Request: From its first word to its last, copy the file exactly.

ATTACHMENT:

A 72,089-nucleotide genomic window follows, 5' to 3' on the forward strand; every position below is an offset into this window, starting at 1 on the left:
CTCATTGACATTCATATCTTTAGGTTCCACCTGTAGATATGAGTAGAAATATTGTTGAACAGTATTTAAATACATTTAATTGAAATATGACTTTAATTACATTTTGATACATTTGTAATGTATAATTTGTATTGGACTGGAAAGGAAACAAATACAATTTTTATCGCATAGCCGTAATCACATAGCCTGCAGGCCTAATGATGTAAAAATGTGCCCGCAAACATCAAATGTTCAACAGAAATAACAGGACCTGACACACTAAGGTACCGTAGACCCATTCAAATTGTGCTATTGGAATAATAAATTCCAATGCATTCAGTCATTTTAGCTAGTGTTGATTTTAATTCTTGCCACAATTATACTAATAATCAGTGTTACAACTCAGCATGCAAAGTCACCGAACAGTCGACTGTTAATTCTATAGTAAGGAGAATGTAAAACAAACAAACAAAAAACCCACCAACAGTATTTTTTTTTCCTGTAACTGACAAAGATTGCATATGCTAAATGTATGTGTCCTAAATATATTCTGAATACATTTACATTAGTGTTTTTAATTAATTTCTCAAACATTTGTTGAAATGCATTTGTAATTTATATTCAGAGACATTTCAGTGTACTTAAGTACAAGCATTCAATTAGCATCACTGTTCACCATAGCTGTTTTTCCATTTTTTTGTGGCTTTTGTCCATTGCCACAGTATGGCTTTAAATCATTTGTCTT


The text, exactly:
A 72,089-nucleotide genomic window follows, 5' to 3' on the forward strand; every position below is an offset into this window, starting at 1 on the left:
CTCATTGACATTCATATCTTTAGGTTCCACCTGTAGATATGAGTAGAAATATTGTTGAACAGTATTTAAATACATTTAATTGAAATATGACTTTAATTACATTTTGATACATTTGTAATGTATAATTTGTATTGGACTGGAAAGGAAACAAATACAATTTTTATCGCATAGCCGTAATCACATAGCCTGCAGGCCTAATGATGTAAAAATGTGCCCGCAAACATCAAATGTTCAACAGAAATAACAGGACCTGACACACTAAGGTACCGTAGACCCATTCAAATTGTGCTATTGGAATAATAAATTCCAATGCATTCAGTCATTTTAGCTAGTGTTGATTTTAATTCTTGCCACAATTATACTAATAATCAGTGTTACAACTCAGCATGCAAAGTCACCGAACAGTCGACTGTTAATTCTATAGTAAGGAGAATGTAAAACAAACAAACAAAAAACCCACCAACAGTATTTTTTTTTCCTGTAACTGACAAAGATTGCATATGCTAAATGTATGTGTCCTAAATATATTCTGAATACATTTACATTAGTGTTTTTAATTAATTTCTCAAACATTTGTTGAAATGCATTTGTAATTTATATTCAGAGACATTTCAGTGTACTTAAGTACAAGCATTCAATTAGCATCACTGTTCACCATAGCTGTTTTTCCATTTTTTTGTGGCTTTTGTCCATTGCCACAGTATGGCTTTAAATCATTTGTCTT